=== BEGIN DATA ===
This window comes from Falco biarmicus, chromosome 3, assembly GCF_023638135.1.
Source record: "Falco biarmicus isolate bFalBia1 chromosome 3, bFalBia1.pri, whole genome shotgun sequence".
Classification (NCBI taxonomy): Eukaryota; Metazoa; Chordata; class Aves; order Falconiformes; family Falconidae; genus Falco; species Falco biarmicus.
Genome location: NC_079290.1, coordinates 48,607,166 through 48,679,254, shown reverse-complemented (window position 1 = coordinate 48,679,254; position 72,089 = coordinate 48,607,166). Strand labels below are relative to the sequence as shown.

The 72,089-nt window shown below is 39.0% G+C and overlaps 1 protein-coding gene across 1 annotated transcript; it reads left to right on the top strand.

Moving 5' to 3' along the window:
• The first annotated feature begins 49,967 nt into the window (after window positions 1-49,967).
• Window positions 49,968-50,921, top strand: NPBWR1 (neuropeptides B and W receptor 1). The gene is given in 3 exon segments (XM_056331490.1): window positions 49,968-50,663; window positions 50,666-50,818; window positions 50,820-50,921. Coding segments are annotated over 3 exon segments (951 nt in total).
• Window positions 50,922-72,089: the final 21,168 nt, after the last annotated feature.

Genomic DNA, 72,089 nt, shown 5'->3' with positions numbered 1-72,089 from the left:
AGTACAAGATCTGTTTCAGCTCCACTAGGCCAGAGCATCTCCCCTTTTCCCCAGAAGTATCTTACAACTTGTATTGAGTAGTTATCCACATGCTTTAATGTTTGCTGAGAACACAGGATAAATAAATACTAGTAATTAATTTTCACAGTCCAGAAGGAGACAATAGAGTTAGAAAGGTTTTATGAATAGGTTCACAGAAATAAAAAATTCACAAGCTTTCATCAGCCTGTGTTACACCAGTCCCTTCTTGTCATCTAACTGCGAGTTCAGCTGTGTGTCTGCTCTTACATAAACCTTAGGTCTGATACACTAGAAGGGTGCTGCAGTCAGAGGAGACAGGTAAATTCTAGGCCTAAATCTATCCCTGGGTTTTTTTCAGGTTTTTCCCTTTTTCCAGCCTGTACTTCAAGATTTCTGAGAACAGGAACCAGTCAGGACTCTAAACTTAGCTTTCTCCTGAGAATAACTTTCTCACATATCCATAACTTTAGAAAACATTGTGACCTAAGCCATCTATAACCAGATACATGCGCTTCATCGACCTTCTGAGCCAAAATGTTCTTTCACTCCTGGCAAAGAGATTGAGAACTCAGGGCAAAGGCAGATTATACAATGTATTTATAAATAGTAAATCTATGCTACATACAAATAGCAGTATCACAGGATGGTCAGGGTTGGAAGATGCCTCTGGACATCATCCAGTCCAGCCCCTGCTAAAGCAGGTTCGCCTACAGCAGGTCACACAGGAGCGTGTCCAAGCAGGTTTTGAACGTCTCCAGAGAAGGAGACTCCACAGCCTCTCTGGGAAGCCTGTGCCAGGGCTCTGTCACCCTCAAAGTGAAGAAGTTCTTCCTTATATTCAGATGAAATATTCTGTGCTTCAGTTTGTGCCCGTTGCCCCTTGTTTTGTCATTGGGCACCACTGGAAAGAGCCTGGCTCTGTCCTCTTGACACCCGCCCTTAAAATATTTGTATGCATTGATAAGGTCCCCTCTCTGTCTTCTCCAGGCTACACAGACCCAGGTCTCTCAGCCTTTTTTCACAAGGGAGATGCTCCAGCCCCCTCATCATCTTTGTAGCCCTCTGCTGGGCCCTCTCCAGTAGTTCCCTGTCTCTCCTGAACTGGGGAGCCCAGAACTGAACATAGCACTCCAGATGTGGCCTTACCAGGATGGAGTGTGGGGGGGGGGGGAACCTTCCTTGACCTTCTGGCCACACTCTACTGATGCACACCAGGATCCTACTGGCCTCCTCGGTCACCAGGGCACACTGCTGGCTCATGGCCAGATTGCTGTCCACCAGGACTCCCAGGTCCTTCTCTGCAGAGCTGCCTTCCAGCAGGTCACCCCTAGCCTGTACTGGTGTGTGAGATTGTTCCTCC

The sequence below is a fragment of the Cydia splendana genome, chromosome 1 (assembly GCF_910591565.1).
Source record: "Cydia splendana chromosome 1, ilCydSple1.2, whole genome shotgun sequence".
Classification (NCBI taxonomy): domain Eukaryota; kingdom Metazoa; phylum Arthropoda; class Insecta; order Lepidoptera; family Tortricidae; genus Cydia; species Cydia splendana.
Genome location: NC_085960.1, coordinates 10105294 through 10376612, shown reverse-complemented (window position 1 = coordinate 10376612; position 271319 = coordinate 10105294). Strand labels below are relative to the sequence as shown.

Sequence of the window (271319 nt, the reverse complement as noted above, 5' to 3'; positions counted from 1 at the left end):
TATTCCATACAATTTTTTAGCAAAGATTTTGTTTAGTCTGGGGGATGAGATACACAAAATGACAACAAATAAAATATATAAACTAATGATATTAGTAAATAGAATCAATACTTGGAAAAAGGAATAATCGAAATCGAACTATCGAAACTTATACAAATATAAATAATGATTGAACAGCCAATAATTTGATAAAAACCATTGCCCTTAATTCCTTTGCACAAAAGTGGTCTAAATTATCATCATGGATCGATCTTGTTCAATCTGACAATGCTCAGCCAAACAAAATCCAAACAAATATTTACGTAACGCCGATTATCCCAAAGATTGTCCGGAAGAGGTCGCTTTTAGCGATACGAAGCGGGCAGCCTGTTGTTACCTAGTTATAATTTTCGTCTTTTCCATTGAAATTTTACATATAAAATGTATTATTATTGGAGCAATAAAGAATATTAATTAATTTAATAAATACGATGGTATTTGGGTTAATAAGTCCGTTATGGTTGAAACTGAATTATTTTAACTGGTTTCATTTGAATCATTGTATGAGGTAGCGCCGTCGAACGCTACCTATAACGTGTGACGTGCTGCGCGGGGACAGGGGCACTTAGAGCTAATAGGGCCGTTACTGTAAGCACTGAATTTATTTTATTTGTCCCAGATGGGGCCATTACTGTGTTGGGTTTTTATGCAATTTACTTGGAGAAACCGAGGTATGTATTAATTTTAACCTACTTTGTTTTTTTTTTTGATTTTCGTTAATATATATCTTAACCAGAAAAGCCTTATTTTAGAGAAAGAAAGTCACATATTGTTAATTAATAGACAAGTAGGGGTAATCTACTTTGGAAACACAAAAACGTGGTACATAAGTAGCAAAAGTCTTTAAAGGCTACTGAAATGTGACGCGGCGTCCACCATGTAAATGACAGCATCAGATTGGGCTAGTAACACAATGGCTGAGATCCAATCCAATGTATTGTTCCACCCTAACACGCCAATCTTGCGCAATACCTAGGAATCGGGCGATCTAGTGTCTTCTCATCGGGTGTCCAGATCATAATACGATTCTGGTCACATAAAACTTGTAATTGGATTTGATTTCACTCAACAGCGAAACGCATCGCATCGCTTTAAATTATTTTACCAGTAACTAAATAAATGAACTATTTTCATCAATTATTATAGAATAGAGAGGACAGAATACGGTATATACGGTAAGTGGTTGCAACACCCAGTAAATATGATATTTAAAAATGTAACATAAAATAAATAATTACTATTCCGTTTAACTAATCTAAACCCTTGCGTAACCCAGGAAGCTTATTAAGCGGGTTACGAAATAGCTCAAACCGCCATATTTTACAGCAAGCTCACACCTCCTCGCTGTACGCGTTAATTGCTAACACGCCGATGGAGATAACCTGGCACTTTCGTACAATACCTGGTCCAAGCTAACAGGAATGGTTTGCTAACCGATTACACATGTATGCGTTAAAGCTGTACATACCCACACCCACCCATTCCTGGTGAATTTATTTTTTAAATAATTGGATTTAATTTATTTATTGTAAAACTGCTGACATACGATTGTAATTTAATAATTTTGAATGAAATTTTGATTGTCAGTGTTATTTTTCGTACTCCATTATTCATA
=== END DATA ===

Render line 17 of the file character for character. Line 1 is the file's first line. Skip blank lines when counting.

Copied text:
TATTCCATACAATTTTTTAGCAAAGATTTTGTTTAGTCTGGGGGATGAGATACACAAAATGACAACAAATAAAATATATAAACTAATGATATTAGTAAATAGAATCAATACTTGGAAAAAGGAATAATCGAAATCGAACTATCGAAACTTATACAAATATAAATAATGATTGAACAGCCAATAATTTGATAAAAACCATTGCCCTTAATTCCTTTGCACAAAAGTGGTCTAAATTATCATCATGGATCGATCTTGTTCAATCTGACAATGCTCAGCCAAACAAAATCCAAACAAATATTTACGTAACGCCGATTATCCCAAAGATTGTCCGGAAGAGGTCGCTTTTAGCGATACGAAGCGGGCAGCCTGTTGTTACCTAGTTATAATTTTCGTCTTTTCCATTGAAATTTTACATATAAAATGTATTATTATTGGAGCAATAAAGAATATTAATTAATTTAATAAATACGATGGTATTTGGGTTAATAAGTCCGTTATGGTTGAAACTGAATTATTTTAACTGGTTTCATTTGAATCATTGTATGAGGTAGCGCCGTCGAACGCTACCTATAACGTGTGACGTGCTGCGCGGGGACAGGGGCACTTAGAGCTAATAGGGCCGTTACTGTAAGCACTGAATTTATTTTATTTGTCCCAGATGGGGCCATTACTGTGTTGGGTTTTTATGCAATTTACTTGGAGAAACCGAGGTATGTATTAATTTTAACCTACTTTGTTTTTTTTTTTGATTTTCGTTAATATATATCTTAACCAGAAAAGCCTTATTTTAGAGAAAGAAAGTCACATATTGTTAATTAATAGACAAGTAGGGGTAATCTACTTTGGAAACACAAAAACGTGGTACATAAGTAGCAAAAGTCTTTAAAGGCTACTGAAATGTGACGCGGCGTCCACCATGTAAATGACAGCATCAGATTGGGCTAGTAACACAATGGCTGAGATCCAATCCAATGTATTGTTCCACCCTAACACGCCAATCTTGCGCAATACCTAGGAATCGGGCGATCTAGTGTCTTCTCATCGGGTGTCCAGATCATAATACGATTCTGGTCACATAAAACTTGTAATTGGATTTGATTTCACTCAACAGCGAAACGCATCGCATCGCTTTAAATTATTTTACCAGTAACTAAATAAATGAACTATTTTCATCAATTATTATAGAATAGAGAGGACAGAATACGGTATATACGGTAAGTGGTTGCAACACCCAGTAAATATGATATTTAAAAATGTAACATAAAATAAATAATTACTATTCCGTTTAACTAATCTAAACCCTTGCGTAACCCAGGAAGCTTATTAAGCGGGTTACGAAATAGCTCAAACCGCCATATTTTACAGCAAGCTCACACCTCCTCGCTGTACGCGTTAATTGCTAACACGCCGATGGAGATAACCTGGCACTTTCGTACAATACCTGGTCCAAGCTAACAGGAATGGTTTGCTAACCGATTACACATGTATGCGTTAAAGCTGTACATACCCACACCCACCCATTCCTGGTGAATTTATTTTTTAAATAATTGGATTTAATTTATTTATTGTAAAACTGCTGACATACGATTGTAATTTAATAATTTTGAATGAAATTTTGATTGTCAGTGTTATTTTTCGTACTCCATTATTCATA